Angilbert (fl. ca. 840/50), On the Battle Which was Fought at Fontenoy

The Law of Christians is broken,
Blood by the hands of hell profusely shed like rain,
And the throat of Cerberus bellows songs of joy.

Angelbertus, Versus de Bella que fuit acta Fontaneto

Fracta est lex christianorum
Sanguinis proluvio, unde manus inferorum,
gaudet gula Cerberi.

Friday, June 8, 2012

God's Glory Appears: From First Triad to Trinity to the Moral Life

THE MOST FRUITFUL WAY to understand the Revelation of God to man in Von Balthasar's eyes is to understand it as a sort of dramatic event, a particular, one-of-a-kind dramatic event, a "theodrama." Understood through the lens of this "dramatic form" allows us to gain the full Trinitarian aspect of God's revelation in Christ.

Von Balthasar identifies two "triads" that are intrinsic to the dramatic form and so may be found to exist in the theodrama.  The first triad is author, director, and actor.  The second triad is presentation, horizon, and audience.

Just like plays have an author, a director, and actors, so does the theodrama have this triad.  For von Balthasar, this is a "perfect metaphor for the economic Trinity in the theodrama."  (Steck, 55, quoting TDI 3.352)  In other words, what we have here is a pattern or analogy for understanding the Triune God, not in His transcendency (ad intra), but in his expression to the created world (ad extra). 

God the Father is the "author who shapes the drama and makes sure than it has its intended effect on the audience."  Steck, 55.  While he does this, he also must rely upon and grants a certain freedom and spontaneity to the director and actors in performing the work.  While the actor in one perspective "stands above" the director and the actor, he also must "cherish their autonomy."  Steck, 55 (quoting TD 1.280)

The Son of God is "the actor who makes real the author's dramatic idea."  Steck, 55.  While he is bound in a manner to the author's script, he is also designedly free to apply it in a non-mechanistic or non-manneristic way, as the author, God the Father, has necessarily left room for freedom of expression within his work.

The Holy Spirit is for von Balthasar the director, who takes the author's text, interprets, and allows it to speak "in a living and spiritual manner," by "prompting, inspiring, and organizing the actors as they bring their talents and energies to their respective roles."  Steck, 55.

 Trinity by Lucas Cranach the Elder

So, to put it all together, "God the author brings the dram 'into being as a unity'; God the actor conceives and executes his role 'on the basis of a single, unified vision.'; and God the director comes up 'with a unified vision embracing both the drama (with the author's entire creative contribution) and the art of the actors (with their very different creative abilities).'"  Steck, 56 (quoting TD 1.268, 284, 298)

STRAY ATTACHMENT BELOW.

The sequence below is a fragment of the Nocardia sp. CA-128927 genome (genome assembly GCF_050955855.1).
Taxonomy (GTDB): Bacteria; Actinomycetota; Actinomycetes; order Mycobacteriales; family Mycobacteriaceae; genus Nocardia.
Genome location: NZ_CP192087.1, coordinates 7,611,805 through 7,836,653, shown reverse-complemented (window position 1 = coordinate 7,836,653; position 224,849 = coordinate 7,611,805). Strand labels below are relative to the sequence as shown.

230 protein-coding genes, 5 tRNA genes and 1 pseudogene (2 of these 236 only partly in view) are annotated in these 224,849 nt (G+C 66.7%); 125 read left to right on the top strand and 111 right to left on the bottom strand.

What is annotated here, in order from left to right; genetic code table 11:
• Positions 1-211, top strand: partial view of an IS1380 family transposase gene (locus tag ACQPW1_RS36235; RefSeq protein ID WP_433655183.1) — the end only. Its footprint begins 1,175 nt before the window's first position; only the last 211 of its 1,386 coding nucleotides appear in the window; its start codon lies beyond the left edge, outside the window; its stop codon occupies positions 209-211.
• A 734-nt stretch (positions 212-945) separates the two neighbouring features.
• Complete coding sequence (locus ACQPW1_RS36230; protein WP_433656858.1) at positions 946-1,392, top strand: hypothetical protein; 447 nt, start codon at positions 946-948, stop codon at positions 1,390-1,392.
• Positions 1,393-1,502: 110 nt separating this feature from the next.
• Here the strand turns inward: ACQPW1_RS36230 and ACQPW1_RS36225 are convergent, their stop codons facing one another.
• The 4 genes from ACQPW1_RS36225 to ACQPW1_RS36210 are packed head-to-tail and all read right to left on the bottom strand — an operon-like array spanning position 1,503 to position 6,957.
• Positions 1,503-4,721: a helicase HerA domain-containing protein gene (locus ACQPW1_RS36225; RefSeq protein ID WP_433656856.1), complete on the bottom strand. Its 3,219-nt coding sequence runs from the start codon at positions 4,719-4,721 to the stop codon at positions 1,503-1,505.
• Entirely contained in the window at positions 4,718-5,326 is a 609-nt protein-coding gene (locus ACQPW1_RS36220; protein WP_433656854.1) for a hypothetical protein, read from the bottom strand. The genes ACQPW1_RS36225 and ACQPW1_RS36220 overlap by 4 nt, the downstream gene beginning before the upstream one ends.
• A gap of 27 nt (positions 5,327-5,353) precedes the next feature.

To view Jesus as the divine "actor" in this theodrama allows us to view him further as an actor in a form of tragedy.  He is, as it were, a personification of the Greek tragic figure "who now does what Greek tragedy could never do: tie the contingent to the absolute in a universal way that stamps every existent with its pattern."  Steck, 56.  Jesus overcomes the limitations of philosophy (its universal, non-concrete quality) and the limitations of Greek tragedy or myth (its contingency, its lack of basis in reality).  Jesus is the "concrete universal."  Steck, 56.  (Jesus as the "concrete universal" is another way of stating the historical, ontological, and religious "scandal of particularity" we find in Jesus.)

The reason Jesus is the "concrete universal" is that he "opens for the finite, historical creature a stage in which his finitude is granted eternal (absolute) meaning."  The infinite absolute and universal become man in a contingent, particular, concrete existence in the Incarnation.  This bound together into one divine person both the universal and concrete, both God and man, the Uncreated Absolute and the created particularity.  It thus allows man to overcome his contingent existence and through this "concrete universal" himself become part of the absolute.

As we stated in our last posting, von Balthasar's view of the Christ-event as a sort of theodrama, and this triadic division of the theodrama into author-actor-director is wed to his Christian ethics.  "Whatever form of divine command ethics appears in von Balthasar, it must be interpreted in light of a God who 'authors' our play and give us our (christological) roles but who also makes room for our contribution as we are prompted by the Spirit."  Steck, 56.  Succinctly, the moral life is participation in the theodrama.

No comments:

Post a Comment